Senior employment lawyer Matthew Ainscough of commercial law firm Ironmonger Curtis explains the rules around statutory and contractual holiday carry over for employers.
The rules around whether or not an employee can carry over holiday from one holiday year to the next can be confusing, so I hope this post will clear up some of the uncertainty in this tricky area of law.
The general rules on holiday carry over
Under the Working Time Regulations 1998 (WTR 1998), the general rule is that statutory leave may only be taken in the leave year to which it relates, or else it is lost (sometimes referred to as the “use it or lose it” rule). Contractual leave on the other hand (i.e. leave over and above the statutory minimum) may be carried forward into the next leave year as agreed between employee and employer, for example in a contract of employment or collective agreement. Please note that this is subject to changes to the WTR 1998 recently introduced in relation to the COVID-19 pandemic (which I will return to later).
There is nothing to prevent an employer from allowing a worker to carry forward unused holiday, whether accrued under the WTR 1998 or under their contract of employment, if the worker genuinely does not wish to take it in the relevant leave year. However, the employer cannot compel a worker to carry over statutory holiday.
In general terms, it is sensible for an employer to make sure that their employees take their holidays, to maintain a healthy and motivated workforce, and to potentially limit liability in relation to any stress-related claims.
Related article: How to reduce employee stress at work for better productivity
Exceptions for statutory holiday carry over
There are some circumstances in which case law has established that employees should be permitted to carry over unused statutory holiday to the next leave year (and sometimes beyond) and these are as follows:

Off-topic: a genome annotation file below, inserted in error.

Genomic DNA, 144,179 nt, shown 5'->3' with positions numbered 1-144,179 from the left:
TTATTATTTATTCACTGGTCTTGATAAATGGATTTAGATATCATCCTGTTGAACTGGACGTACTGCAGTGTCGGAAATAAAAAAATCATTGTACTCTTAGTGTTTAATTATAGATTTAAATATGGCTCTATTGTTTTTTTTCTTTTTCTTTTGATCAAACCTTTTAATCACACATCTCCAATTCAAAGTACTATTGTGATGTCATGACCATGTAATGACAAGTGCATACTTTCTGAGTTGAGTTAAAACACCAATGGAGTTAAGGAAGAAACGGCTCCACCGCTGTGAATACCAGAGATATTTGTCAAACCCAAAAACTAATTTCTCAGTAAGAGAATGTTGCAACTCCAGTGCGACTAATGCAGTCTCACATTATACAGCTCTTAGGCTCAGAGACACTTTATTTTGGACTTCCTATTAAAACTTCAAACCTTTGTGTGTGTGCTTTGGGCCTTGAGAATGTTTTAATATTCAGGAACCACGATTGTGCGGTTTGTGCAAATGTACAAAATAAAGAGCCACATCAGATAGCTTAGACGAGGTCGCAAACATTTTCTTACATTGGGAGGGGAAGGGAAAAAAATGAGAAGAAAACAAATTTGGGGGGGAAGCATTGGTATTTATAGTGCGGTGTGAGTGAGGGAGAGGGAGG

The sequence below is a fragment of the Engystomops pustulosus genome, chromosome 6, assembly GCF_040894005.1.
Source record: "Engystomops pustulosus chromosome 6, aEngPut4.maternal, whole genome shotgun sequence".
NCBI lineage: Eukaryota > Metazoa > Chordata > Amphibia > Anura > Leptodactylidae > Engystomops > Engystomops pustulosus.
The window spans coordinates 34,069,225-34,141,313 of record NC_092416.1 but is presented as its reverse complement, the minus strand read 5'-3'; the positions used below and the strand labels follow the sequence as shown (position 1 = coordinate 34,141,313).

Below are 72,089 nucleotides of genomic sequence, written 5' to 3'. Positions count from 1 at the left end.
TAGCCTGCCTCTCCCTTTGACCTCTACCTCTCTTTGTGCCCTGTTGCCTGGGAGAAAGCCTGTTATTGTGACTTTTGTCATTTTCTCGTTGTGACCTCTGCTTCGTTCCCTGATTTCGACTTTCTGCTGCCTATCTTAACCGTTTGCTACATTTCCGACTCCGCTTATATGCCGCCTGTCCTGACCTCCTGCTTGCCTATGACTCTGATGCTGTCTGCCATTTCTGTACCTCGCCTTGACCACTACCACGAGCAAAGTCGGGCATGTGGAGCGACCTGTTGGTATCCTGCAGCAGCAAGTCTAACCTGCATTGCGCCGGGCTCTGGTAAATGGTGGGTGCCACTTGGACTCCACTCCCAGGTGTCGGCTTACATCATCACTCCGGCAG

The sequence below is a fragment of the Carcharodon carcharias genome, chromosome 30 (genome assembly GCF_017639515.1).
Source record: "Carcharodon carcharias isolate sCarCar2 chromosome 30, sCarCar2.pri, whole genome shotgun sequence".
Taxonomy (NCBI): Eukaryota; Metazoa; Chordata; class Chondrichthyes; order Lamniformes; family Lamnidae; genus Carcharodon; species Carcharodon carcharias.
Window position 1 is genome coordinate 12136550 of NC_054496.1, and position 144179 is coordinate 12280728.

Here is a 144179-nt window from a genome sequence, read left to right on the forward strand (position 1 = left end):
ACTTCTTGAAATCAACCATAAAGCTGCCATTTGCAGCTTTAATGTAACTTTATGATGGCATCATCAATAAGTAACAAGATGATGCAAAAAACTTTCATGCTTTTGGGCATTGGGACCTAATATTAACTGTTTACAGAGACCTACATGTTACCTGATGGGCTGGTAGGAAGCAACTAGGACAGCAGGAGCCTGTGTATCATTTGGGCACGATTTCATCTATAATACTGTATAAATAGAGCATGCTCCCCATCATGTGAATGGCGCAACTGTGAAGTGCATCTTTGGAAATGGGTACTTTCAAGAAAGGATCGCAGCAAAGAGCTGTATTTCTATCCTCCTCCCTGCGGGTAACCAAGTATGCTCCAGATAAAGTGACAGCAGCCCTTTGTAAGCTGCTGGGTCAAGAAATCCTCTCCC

- Where a worker has been unable to take their statutory holiday in the year in which it accrued because of maternity leave, the employer must allow the worker to carry it over to the following year;
- Where a worker has been unable to take their holiday in the year in which it accrued because of taking sick leave, the employer must allow carry over. Employers are allowed to limit carry over in cases of long-term sick leave so that any holiday not used up within 18 months of the end of the leave year in which it accrued is lost;
- Where a worker did not have an effective opportunity to take their holiday entitlement (see below). This requires the employer to show that it provided sufficient information to the worker about their holiday entitlement, and the potential loss of untaken entitlement at the end of the leave year.
Giving employees an effective opportunity to take holiday
Employers are not allowed to deny employees carried-over holiday simply because the worker failed to seek to take that entitlement. The entitlement can only be lost if the employer can show that the worker had an “effective opportunity” to take it.
This requires the employer to show that it enabled the worker, particularly through the provision of sufficient information, to take their holiday and make them aware of the consequences of not taking holiday (i.e. losing untaken entitlement at the end of the holiday year).